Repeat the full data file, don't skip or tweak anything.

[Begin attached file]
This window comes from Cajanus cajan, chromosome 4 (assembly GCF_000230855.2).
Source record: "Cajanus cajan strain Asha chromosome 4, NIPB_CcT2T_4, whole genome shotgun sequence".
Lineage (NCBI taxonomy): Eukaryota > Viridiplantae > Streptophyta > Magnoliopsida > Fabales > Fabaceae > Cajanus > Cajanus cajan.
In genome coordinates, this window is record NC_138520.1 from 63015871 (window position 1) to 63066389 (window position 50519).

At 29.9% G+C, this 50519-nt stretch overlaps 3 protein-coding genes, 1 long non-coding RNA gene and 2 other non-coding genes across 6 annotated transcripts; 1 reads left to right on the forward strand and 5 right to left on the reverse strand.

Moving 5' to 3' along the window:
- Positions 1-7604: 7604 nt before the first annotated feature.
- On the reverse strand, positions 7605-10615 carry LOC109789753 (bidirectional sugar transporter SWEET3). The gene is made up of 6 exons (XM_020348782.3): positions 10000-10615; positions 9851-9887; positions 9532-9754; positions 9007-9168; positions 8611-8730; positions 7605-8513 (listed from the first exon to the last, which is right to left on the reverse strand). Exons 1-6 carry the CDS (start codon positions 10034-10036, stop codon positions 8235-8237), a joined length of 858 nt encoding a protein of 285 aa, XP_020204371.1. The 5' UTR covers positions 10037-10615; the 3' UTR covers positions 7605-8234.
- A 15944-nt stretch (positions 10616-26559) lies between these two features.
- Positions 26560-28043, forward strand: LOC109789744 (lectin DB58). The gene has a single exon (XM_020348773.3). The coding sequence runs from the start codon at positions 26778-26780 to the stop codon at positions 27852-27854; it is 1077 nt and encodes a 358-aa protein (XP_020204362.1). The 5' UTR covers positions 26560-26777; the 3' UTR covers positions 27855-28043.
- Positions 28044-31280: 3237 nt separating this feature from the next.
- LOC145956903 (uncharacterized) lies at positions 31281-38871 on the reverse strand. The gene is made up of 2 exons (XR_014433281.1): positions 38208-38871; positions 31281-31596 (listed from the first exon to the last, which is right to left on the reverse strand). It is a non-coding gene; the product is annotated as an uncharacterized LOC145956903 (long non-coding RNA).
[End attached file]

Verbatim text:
This window comes from Cajanus cajan, chromosome 4 (assembly GCF_000230855.2).
Source record: "Cajanus cajan strain Asha chromosome 4, NIPB_CcT2T_4, whole genome shotgun sequence".
Lineage (NCBI taxonomy): Eukaryota > Viridiplantae > Streptophyta > Magnoliopsida > Fabales > Fabaceae > Cajanus > Cajanus cajan.
In genome coordinates, this window is record NC_138520.1 from 63015871 (window position 1) to 63066389 (window position 50519).

At 29.9% G+C, this 50519-nt stretch overlaps 3 protein-coding genes, 1 long non-coding RNA gene and 2 other non-coding genes across 6 annotated transcripts; 1 reads left to right on the forward strand and 5 right to left on the reverse strand.

Moving 5' to 3' along the window:
- Positions 1-7604: 7604 nt before the first annotated feature.
- On the reverse strand, positions 7605-10615 carry LOC109789753 (bidirectional sugar transporter SWEET3). The gene is made up of 6 exons (XM_020348782.3): positions 10000-10615; positions 9851-9887; positions 9532-9754; positions 9007-9168; positions 8611-8730; positions 7605-8513 (listed from the first exon to the last, which is right to left on the reverse strand). Exons 1-6 carry the CDS (start codon positions 10034-10036, stop codon positions 8235-8237), a joined length of 858 nt encoding a protein of 285 aa, XP_020204371.1. The 5' UTR covers positions 10037-10615; the 3' UTR covers positions 7605-8234.
- A 15944-nt stretch (positions 10616-26559) lies between these two features.
- Positions 26560-28043, forward strand: LOC109789744 (lectin DB58). The gene has a single exon (XM_020348773.3). The coding sequence runs from the start codon at positions 26778-26780 to the stop codon at positions 27852-27854; it is 1077 nt and encodes a 358-aa protein (XP_020204362.1). The 5' UTR covers positions 26560-26777; the 3' UTR covers positions 27855-28043.
- Positions 28044-31280: 3237 nt separating this feature from the next.
- LOC145956903 (uncharacterized) lies at positions 31281-38871 on the reverse strand. The gene is made up of 2 exons (XR_014433281.1): positions 38208-38871; positions 31281-31596 (listed from the first exon to the last, which is right to left on the reverse strand). It is a non-coding gene; the product is annotated as an uncharacterized LOC145956903 (long non-coding RNA).